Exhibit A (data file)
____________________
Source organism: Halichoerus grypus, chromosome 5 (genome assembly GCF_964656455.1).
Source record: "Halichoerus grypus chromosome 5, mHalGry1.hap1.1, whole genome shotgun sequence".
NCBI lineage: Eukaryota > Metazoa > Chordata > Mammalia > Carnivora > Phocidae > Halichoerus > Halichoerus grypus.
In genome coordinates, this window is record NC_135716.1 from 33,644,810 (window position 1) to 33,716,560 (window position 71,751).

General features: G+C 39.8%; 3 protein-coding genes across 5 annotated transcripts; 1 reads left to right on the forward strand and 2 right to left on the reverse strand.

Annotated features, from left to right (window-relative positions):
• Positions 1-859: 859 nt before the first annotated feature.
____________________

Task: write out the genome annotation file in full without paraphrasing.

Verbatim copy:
Source organism: Halichoerus grypus, chromosome 5 (genome assembly GCF_964656455.1).
Source record: "Halichoerus grypus chromosome 5, mHalGry1.hap1.1, whole genome shotgun sequence".
NCBI lineage: Eukaryota > Metazoa > Chordata > Mammalia > Carnivora > Phocidae > Halichoerus > Halichoerus grypus.
In genome coordinates, this window is record NC_135716.1 from 33,644,810 (window position 1) to 33,716,560 (window position 71,751).

General features: G+C 39.8%; 3 protein-coding genes across 5 annotated transcripts; 1 reads left to right on the forward strand and 2 right to left on the reverse strand.

Annotated features, from left to right (window-relative positions):
• Positions 1-859: 859 nt before the first annotated feature.